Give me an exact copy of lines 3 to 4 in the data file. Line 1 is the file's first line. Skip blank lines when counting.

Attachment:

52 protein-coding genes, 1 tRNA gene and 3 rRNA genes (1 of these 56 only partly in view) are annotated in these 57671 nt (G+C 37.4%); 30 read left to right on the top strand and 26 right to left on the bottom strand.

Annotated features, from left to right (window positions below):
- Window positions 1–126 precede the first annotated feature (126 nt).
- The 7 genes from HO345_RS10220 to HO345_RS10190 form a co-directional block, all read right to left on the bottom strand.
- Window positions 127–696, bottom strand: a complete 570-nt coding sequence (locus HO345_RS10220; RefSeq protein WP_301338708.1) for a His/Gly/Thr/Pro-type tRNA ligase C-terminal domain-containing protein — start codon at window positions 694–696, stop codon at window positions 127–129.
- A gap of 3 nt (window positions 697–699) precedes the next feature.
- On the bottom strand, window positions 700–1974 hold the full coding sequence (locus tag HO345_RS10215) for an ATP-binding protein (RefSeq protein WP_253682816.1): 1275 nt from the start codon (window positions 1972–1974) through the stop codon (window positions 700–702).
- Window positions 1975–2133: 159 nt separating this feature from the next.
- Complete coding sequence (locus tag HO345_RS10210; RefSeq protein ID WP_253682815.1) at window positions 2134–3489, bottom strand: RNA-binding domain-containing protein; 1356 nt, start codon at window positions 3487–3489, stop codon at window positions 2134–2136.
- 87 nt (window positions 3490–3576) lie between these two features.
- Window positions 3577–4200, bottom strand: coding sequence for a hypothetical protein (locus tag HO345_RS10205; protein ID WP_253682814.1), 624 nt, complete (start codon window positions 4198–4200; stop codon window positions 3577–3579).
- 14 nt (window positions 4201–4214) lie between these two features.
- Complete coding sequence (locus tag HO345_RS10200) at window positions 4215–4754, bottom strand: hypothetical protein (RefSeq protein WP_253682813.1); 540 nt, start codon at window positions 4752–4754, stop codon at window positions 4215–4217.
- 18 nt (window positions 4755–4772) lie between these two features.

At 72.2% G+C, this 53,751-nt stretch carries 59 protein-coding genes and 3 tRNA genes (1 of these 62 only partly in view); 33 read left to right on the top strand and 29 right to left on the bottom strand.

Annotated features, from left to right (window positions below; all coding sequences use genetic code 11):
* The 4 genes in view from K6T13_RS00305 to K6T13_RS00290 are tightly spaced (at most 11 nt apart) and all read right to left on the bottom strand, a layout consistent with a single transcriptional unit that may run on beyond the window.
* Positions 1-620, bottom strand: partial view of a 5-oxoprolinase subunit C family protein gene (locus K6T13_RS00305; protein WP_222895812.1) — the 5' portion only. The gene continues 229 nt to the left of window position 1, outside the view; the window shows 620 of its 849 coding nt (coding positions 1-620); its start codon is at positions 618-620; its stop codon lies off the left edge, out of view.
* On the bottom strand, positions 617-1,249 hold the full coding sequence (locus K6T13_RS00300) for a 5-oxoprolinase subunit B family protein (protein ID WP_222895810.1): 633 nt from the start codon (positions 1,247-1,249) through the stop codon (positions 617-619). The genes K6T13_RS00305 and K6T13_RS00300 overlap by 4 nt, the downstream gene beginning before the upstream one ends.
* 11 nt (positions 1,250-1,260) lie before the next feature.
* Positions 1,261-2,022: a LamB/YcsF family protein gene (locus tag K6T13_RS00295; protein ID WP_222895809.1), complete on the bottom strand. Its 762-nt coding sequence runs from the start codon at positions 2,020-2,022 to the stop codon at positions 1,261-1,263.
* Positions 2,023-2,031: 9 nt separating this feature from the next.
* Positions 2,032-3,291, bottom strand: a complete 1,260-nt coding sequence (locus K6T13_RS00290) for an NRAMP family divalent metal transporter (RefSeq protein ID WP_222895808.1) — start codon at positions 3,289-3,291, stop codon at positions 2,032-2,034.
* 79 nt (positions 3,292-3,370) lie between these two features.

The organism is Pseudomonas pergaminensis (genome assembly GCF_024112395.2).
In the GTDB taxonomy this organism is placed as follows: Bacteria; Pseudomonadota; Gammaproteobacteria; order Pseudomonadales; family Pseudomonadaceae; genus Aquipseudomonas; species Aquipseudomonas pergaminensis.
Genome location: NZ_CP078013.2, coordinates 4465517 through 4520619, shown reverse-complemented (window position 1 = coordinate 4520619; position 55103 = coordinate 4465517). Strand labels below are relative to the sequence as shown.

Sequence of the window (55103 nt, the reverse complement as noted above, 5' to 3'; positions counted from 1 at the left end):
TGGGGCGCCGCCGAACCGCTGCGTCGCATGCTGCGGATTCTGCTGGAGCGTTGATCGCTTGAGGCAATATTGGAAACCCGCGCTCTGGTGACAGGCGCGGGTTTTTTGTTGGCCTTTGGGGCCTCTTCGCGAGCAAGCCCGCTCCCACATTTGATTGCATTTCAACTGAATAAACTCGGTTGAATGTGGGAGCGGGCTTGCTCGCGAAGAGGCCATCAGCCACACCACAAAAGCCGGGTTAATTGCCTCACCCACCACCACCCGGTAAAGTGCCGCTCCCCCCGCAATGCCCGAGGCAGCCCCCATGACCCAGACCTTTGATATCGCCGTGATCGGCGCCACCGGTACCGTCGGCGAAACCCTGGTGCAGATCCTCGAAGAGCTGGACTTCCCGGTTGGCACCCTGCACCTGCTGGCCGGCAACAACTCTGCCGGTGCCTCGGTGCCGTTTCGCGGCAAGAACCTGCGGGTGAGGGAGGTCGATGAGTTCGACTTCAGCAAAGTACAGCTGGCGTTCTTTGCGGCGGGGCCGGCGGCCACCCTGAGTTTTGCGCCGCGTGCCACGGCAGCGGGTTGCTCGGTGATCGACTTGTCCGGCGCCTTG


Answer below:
- Window positions 1–126 precede the first annotated feature (126 nt).
- The 7 genes from HO345_RS10220 to HO345_RS10190 form a co-directional block, all read right to left on the bottom strand.